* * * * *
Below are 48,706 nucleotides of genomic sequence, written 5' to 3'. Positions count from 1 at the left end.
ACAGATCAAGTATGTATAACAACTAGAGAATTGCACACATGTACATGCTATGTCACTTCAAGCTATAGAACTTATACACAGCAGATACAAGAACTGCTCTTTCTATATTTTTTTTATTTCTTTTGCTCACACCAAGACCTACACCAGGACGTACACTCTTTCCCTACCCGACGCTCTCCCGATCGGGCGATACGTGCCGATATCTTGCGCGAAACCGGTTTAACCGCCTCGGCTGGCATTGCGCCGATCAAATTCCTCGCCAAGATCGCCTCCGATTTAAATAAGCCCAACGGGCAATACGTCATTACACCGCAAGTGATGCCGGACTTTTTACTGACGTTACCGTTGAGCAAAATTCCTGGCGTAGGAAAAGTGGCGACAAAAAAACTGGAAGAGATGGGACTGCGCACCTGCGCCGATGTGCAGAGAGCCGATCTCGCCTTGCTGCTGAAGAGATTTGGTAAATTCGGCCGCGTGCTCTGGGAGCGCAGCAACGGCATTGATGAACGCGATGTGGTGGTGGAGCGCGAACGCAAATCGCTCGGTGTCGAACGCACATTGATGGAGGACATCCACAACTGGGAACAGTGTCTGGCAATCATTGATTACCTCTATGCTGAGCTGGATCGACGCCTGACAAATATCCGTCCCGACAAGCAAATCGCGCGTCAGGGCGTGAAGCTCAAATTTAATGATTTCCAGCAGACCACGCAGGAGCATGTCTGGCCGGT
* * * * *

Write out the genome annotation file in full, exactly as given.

Below are 48,706 nucleotides of genomic sequence, written 5' to 3'. Positions count from 1 at the left end.
ACAGATCAAGTATGTATAACAACTAGAGAATTGCACACATGTACATGCTATGTCACTTCAAGCTATAGAACTTATACACAGCAGATACAAGAACTGCTCTTTCTATATTTTTTTTATTTCTTTTGCTCACACCAAGACCTACACCAGGACGTACACTCTTTCCCTACCCGACGCTCTCCCGATCGGGCGATACGTGCCGATATCTTGCGCGAAACCGGTTTAACCGCCTCGGCTGGCATTGCGCCGATCAAATTCCTCGCCAAGATCGCCTCCGATTTAAATAAGCCCAACGGGCAATACGTCATTACACCGCAAGTGATGCCGGACTTTTTACTGACGTTACCGTTGAGCAAAATTCCTGGCGTAGGAAAAGTGGCGACAAAAAAACTGGAAGAGATGGGACTGCGCACCTGCGCCGATGTGCAGAGAGCCGATCTCGCCTTGCTGCTGAAGAGATTTGGTAAATTCGGCCGCGTGCTCTGGGAGCGCAGCAACGGCATTGATGAACGCGATGTGGTGGTGGAGCGCGAACGCAAATCGCTCGGTGTCGAACGCACATTGATGGAGGACATCCACAACTGGGAACAGTGTCTGGCAATCATTGATTACCTCTATGCTGAGCTGGATCGACGCCTGACAAATATCCGTCCCGACAAGCAAATCGCGCGTCAGGGCGTGAAGCTCAAATTTAATGATTTCCAGCAGACCACGCAGGAGCATGTCTGGCCGGT